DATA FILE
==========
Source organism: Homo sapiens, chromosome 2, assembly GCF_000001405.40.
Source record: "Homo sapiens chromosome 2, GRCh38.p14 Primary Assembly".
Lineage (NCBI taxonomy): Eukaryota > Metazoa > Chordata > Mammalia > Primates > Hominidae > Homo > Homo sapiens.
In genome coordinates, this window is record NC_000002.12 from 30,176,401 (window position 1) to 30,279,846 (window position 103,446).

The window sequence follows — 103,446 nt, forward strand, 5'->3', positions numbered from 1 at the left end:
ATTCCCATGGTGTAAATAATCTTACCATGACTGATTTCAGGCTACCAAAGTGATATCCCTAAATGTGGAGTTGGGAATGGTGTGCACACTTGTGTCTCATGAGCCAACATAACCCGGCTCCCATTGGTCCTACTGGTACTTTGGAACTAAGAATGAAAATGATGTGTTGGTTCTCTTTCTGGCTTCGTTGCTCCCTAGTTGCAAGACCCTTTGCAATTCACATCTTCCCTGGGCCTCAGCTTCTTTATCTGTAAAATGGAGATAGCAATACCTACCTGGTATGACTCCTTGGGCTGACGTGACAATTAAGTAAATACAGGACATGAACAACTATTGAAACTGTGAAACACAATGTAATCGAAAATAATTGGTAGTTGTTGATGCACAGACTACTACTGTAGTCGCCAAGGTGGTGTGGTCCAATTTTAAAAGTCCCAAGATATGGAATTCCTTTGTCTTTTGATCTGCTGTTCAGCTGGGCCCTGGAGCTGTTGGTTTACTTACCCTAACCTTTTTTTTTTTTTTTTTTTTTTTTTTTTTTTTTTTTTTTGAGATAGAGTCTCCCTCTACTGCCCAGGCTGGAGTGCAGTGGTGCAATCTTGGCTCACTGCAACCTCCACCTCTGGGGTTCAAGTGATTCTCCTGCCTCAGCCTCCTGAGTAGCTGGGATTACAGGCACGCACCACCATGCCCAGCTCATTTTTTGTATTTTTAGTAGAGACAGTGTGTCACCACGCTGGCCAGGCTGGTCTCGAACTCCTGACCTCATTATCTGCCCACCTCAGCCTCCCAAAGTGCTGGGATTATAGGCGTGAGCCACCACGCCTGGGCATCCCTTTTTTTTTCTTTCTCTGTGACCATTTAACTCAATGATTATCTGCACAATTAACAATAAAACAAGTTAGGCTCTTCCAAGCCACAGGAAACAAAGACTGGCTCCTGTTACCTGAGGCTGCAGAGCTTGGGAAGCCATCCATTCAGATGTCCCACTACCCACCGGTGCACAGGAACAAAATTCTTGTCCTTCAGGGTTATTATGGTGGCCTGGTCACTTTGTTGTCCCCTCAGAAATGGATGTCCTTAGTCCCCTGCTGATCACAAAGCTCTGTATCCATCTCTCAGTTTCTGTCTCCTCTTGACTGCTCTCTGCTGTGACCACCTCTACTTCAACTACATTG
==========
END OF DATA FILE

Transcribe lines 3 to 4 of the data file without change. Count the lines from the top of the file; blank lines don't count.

Lineage (NCBI taxonomy): Eukaryota > Metazoa > Chordata > Mammalia > Primates > Hominidae > Homo > Homo sapiens.
In genome coordinates, this window is record NC_000002.12 from 30,176,401 (window position 1) to 30,279,846 (window position 103,446).